Write a list of questions you would like to have answered, with the most important ones at the top. That way, if your appointment is short, you’ll be sure to get your most pressing queries answered. Questions that remain unanswered could perhaps be emailed to your doctor or if not urgent left until your next appointment.

Take someone with you

Hospital appointments can cause stress and anxiety. Taking someone with you, such as a friend or relative, may help to relieve any nervous tension. They can offer emotional support, think objectively about what is being said, and listen and take notes while you ask questions. If you do ask a friend to accompany you, gently explain to them that unless the doctor directs any questions or requests opinions from them they are there for support only, because the doctor will want to spend time talking to you. It’s your right to have someone accompany you, so don’t be dissuaded by a doctor or anyone else.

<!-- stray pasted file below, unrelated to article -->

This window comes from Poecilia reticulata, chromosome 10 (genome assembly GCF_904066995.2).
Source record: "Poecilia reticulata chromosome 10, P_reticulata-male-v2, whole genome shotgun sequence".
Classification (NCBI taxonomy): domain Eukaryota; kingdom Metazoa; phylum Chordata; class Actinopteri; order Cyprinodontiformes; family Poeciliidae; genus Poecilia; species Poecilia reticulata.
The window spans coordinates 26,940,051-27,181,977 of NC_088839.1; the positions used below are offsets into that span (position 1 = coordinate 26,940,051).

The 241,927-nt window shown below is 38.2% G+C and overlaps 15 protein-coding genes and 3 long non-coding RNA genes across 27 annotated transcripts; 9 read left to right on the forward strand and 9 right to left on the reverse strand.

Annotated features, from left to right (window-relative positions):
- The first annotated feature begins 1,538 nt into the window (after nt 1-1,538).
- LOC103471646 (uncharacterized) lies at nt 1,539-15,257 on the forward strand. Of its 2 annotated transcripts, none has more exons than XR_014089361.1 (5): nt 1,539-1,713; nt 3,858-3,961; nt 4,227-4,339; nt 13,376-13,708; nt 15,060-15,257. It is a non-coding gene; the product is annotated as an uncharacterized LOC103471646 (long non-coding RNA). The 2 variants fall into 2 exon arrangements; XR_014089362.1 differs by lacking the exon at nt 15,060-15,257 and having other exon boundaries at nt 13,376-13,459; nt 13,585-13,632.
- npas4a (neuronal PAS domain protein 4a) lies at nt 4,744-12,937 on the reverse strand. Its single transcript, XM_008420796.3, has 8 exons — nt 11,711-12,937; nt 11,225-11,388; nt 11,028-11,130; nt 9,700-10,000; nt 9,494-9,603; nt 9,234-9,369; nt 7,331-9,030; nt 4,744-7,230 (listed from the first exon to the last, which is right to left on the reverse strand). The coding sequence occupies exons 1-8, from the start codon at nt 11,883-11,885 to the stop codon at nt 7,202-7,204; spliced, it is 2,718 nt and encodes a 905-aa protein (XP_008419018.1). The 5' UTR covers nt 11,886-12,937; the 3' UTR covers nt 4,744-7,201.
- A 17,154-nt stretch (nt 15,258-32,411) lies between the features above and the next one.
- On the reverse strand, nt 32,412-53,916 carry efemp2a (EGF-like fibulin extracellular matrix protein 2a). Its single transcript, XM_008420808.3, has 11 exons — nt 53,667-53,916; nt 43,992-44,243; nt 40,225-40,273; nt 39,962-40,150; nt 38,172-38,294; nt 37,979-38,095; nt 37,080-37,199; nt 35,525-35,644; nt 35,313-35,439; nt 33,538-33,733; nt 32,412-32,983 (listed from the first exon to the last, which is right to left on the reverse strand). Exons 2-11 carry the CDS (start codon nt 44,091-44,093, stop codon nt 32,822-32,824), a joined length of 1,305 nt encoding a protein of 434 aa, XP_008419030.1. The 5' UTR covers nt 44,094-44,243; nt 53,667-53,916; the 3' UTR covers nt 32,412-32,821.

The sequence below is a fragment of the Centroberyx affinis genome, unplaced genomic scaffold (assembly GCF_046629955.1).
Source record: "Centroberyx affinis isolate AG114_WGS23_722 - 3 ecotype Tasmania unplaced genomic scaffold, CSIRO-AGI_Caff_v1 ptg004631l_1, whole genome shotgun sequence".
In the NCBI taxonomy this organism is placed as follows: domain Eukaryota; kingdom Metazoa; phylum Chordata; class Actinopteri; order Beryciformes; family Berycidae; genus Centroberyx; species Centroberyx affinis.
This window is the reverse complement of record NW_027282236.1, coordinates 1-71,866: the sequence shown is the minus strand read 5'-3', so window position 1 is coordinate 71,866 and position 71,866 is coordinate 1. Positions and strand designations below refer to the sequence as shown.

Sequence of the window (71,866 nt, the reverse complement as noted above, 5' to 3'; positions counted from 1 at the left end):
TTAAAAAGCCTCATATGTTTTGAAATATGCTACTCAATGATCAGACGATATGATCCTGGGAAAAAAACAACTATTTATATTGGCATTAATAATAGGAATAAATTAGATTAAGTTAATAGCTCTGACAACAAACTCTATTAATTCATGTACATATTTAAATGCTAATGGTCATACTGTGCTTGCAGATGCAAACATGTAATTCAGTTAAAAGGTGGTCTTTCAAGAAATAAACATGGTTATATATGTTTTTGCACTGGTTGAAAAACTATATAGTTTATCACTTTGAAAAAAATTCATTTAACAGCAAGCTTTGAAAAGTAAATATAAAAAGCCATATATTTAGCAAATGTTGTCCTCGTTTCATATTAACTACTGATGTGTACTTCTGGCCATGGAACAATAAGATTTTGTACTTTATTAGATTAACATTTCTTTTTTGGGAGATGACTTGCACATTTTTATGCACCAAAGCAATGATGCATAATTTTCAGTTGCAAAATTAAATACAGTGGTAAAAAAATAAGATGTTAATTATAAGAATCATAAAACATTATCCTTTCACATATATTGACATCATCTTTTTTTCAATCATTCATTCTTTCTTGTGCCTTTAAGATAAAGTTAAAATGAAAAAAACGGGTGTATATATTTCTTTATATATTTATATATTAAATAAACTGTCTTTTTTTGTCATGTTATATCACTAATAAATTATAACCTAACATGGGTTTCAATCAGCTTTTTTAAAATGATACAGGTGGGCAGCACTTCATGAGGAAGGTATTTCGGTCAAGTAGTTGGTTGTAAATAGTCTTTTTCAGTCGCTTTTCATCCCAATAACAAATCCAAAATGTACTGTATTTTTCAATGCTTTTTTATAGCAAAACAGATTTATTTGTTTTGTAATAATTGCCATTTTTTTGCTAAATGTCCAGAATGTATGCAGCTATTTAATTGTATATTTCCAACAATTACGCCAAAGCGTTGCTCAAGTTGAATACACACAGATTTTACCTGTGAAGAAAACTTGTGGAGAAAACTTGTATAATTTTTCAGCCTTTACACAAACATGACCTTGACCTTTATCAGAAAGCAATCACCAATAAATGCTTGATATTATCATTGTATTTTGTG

Be on time and don’t get stressed if the clinic is running late.
If on arrival for your appointment you discover your doctor is running late, remember that the most likely reason is because someone else is
getting the help they need. Take something to
keep you occupied in case you have to wait to
be seen, and try to keep calm. The receptionist
should be able to give you an idea of the waiting time.

Stay positive

You may feel angry and frustrated at times, but it’s vital to try to stay positive, especially when you’re seeing the medical team. This doesn’t mean you can’t show your emotions or explain how difficult you’re finding something, but focusing on being positive and removing extreme emotion from a situation may help you
get what you need. As time goes by and you deal with more and more doctors, you’ll get better and better at communicating with them.

What you have to say about your condition and your thoughts about how to manage it are just as vital as what the medical team is doing.

Take notes during your appointment

Taking notes during your appointment will help you to recall what the doctor has told you. If you don’t want to make written notes, record the appointment with your smartphone or get a family member or friend to write down the major points for you. This will enable you to review the appointment at your leisure once you’re in your own (less stressful) environment. You also have the right to request a copy of the doctor’s notes.

Ask for visual prompts